In the first close look at Target’s financials since its massive credit-card data hack during the holiday season, the retailer says its fourth-quarter profits took a 46% nosedive. And same-store sales for the quarter, which had been doing well until the Dec. 19 breach bombshell, fell 2.5%.
“During the first half of the fourth quarter, our guest-focused holiday merchandising and marketing plans drove better-than-expected sales,” says Gregg Steinhafel, its chairman, president and CEO, in its release. “However, results softened meaningfully following our December announcement of a data breach.”
The Minneapolis-based retailer says net earnings for the fiscal fourth quarter fell to $520 million, compared with $961 million in the same period last year. And sales declined 3.8% to $21.52 billion from $22.73 billion last year.
Wall Street responded with could-have-been-much-worse enthusiasm, but some analysts are more reserved. “While we’re not surprised to see the relief rally in Target shares…we are not convinced that it’s time to step up to the plate and go long,” write Sterne Agee’s team of retail analysts, calling Target’s forecasts for the year ahead “a bit optimistic.” It says that longer term, the company still faces considerable structural hurdles in grocery and e-commerce. And the company’s results in Canada, where it has been expanding, also came in below expectations.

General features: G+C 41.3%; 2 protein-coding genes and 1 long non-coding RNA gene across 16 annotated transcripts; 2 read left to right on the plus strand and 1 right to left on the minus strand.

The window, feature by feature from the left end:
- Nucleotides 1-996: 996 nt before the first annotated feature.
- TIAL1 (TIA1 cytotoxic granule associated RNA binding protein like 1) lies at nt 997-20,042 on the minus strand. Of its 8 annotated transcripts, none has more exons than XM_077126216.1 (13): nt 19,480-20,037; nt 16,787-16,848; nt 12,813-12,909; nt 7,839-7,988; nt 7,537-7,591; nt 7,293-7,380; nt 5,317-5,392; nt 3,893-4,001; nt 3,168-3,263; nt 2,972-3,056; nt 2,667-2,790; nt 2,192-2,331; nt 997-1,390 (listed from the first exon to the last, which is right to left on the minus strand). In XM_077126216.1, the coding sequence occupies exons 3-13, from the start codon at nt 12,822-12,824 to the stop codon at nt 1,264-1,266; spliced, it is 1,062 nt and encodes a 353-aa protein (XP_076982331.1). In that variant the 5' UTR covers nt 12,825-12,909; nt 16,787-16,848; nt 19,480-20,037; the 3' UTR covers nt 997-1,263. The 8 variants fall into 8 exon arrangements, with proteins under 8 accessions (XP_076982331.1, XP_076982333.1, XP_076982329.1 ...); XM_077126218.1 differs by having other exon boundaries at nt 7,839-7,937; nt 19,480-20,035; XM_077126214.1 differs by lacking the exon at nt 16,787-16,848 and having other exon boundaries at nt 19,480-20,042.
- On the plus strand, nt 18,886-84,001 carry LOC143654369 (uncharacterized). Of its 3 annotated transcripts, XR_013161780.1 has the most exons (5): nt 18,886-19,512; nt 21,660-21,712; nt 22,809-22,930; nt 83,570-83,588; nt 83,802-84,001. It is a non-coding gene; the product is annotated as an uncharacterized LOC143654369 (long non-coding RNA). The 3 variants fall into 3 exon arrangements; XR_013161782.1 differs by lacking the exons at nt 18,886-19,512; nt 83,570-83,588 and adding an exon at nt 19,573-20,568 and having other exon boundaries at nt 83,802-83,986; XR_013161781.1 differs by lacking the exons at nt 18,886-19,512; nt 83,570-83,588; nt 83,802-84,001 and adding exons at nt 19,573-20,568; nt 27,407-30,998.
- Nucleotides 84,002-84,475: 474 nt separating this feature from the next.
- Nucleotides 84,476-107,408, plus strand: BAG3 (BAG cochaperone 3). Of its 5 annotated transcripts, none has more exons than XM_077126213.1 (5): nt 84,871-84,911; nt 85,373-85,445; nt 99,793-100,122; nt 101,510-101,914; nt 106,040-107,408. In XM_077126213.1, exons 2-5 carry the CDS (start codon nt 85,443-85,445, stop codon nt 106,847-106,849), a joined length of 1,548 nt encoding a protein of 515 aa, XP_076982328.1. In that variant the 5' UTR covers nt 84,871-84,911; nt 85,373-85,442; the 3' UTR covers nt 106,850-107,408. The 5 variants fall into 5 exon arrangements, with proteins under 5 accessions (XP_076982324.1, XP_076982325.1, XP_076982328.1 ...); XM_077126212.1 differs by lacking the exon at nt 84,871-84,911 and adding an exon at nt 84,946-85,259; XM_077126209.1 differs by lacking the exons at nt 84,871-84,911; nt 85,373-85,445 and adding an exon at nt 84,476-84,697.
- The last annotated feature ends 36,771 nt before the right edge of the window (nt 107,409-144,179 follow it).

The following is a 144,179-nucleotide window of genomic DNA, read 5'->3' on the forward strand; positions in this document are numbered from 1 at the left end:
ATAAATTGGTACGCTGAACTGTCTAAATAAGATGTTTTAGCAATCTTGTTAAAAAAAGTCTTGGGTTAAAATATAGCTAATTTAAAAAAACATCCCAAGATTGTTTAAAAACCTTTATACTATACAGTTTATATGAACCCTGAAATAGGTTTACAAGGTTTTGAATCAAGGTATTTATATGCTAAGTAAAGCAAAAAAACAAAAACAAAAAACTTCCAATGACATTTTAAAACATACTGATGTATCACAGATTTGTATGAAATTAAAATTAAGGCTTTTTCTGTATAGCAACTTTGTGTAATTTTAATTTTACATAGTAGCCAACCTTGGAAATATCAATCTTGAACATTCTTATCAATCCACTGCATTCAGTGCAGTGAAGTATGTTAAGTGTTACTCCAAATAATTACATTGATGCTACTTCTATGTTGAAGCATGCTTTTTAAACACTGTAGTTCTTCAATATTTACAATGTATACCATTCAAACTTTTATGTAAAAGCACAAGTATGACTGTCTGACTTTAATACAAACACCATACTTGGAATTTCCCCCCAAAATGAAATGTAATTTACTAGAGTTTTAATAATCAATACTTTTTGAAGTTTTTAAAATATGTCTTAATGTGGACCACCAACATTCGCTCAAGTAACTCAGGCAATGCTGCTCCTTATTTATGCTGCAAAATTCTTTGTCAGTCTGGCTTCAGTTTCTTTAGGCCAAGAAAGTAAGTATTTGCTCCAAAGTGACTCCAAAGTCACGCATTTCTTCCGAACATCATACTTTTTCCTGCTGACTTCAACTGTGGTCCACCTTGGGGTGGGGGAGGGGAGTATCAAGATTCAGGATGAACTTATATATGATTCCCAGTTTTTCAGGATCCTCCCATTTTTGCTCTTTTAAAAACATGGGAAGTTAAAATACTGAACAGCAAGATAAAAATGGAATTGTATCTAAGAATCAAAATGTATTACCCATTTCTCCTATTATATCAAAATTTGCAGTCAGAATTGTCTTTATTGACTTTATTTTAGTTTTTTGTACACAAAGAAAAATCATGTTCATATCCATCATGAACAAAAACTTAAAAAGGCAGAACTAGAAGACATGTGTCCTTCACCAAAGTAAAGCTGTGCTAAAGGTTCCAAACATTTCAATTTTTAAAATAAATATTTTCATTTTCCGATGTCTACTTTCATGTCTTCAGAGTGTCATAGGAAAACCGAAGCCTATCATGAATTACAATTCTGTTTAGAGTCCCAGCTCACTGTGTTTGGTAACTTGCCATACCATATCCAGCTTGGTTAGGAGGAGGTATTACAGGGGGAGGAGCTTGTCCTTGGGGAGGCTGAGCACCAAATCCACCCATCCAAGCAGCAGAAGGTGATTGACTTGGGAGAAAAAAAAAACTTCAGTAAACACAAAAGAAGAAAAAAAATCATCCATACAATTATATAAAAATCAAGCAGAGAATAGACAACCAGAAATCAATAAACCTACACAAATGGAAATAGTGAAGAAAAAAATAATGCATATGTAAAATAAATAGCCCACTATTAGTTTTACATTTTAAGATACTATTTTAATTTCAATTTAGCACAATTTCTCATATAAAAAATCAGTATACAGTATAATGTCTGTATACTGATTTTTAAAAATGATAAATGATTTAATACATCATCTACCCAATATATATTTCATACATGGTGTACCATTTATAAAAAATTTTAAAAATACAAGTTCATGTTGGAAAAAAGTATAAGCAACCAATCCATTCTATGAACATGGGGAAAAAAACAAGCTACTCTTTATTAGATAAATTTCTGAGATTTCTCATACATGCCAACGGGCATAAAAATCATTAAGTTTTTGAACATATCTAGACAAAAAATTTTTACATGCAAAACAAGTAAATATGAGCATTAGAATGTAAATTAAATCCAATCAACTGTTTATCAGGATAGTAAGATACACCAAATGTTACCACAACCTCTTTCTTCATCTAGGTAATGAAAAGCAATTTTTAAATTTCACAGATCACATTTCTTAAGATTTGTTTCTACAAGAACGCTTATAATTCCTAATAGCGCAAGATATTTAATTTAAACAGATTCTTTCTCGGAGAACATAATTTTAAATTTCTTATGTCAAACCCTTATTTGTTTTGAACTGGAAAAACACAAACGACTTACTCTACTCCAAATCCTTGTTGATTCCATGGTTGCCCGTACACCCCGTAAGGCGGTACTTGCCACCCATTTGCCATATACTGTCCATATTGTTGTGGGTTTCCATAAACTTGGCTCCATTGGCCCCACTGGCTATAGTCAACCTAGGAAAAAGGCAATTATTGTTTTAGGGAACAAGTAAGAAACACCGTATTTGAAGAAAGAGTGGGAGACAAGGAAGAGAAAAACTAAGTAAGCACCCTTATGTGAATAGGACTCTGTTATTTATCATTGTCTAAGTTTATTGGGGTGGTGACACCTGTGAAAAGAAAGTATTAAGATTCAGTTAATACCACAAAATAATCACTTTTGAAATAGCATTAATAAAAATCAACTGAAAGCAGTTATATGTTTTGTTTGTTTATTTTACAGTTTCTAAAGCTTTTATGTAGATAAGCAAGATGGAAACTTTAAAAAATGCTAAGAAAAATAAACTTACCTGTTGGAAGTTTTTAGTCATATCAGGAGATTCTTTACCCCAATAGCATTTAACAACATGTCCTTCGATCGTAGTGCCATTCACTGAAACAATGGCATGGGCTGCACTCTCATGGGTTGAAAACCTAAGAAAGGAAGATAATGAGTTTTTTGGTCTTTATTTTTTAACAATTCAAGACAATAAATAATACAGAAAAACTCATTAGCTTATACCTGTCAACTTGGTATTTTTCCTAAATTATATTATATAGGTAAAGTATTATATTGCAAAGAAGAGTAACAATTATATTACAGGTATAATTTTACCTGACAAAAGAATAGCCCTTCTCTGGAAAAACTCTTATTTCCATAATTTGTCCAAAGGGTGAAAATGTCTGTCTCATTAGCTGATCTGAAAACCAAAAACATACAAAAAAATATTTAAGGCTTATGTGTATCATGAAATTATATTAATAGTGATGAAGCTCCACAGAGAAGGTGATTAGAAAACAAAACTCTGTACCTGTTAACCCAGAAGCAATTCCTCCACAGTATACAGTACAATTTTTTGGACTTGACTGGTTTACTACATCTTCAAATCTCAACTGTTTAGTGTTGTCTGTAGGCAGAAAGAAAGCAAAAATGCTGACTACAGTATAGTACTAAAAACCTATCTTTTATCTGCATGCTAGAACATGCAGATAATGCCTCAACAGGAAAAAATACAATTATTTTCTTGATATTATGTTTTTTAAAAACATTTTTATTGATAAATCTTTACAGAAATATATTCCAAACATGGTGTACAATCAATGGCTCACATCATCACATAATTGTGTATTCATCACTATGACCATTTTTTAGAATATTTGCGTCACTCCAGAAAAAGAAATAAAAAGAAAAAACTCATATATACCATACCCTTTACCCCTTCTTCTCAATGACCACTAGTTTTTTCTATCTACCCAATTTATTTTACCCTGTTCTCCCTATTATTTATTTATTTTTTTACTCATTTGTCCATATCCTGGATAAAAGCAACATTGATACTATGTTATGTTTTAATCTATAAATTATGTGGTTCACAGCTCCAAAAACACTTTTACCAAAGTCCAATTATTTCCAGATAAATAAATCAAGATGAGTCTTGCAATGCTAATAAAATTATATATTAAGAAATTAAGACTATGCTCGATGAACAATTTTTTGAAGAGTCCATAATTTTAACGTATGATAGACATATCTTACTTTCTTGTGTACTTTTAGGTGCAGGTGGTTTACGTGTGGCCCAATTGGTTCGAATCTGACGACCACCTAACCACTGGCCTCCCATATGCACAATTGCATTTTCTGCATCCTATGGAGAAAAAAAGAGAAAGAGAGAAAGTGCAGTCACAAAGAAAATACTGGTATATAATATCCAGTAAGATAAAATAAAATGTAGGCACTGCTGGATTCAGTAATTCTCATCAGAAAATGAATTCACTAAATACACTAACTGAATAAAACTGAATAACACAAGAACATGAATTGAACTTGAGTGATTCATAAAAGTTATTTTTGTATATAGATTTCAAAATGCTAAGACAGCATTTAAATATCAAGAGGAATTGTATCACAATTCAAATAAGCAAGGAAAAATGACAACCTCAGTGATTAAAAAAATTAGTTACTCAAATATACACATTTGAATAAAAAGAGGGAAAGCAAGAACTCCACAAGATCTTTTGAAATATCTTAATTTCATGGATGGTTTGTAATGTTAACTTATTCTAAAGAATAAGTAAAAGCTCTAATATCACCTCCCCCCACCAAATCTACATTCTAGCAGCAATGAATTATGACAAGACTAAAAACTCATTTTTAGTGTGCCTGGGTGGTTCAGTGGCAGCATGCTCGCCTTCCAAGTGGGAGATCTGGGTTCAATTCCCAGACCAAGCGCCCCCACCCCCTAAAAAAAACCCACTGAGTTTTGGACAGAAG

Target is under considerable pressure to rebuild brand trust. “As we plan for the new fiscal year, we will continue to work tirelessly to win back the confidence of our guests and deliver irresistible merchandise and offers, and we are encouraged that sales trends have improved in recent weeks,” says Steinhafel.
The brand is definitely recovering among consumers, but still has a ways to go. Its buzz score on the latest YouGov BrandIndex ranking is 6; in the weeks before the breach, it had been as high as 40. As news of the breach spread, and in the subsequent wave of public and congressional scrutiny about Target’s reaction, it sank below zero, moving back into positive territory around Valentine’s Day, says a spokesperson for the index.
Target, which says it had expenses of $17 million in the quarter related to the breach, says it is still unable to estimate the future expenses it may incur as the result of the data theft. One of the criticisms leveled at Target throughout the episode is its constant upward revision of the number of shoppers whose information was compromised. Initially, it said it expected 40 million were affected. The estimate now includes up to 70 million Americans.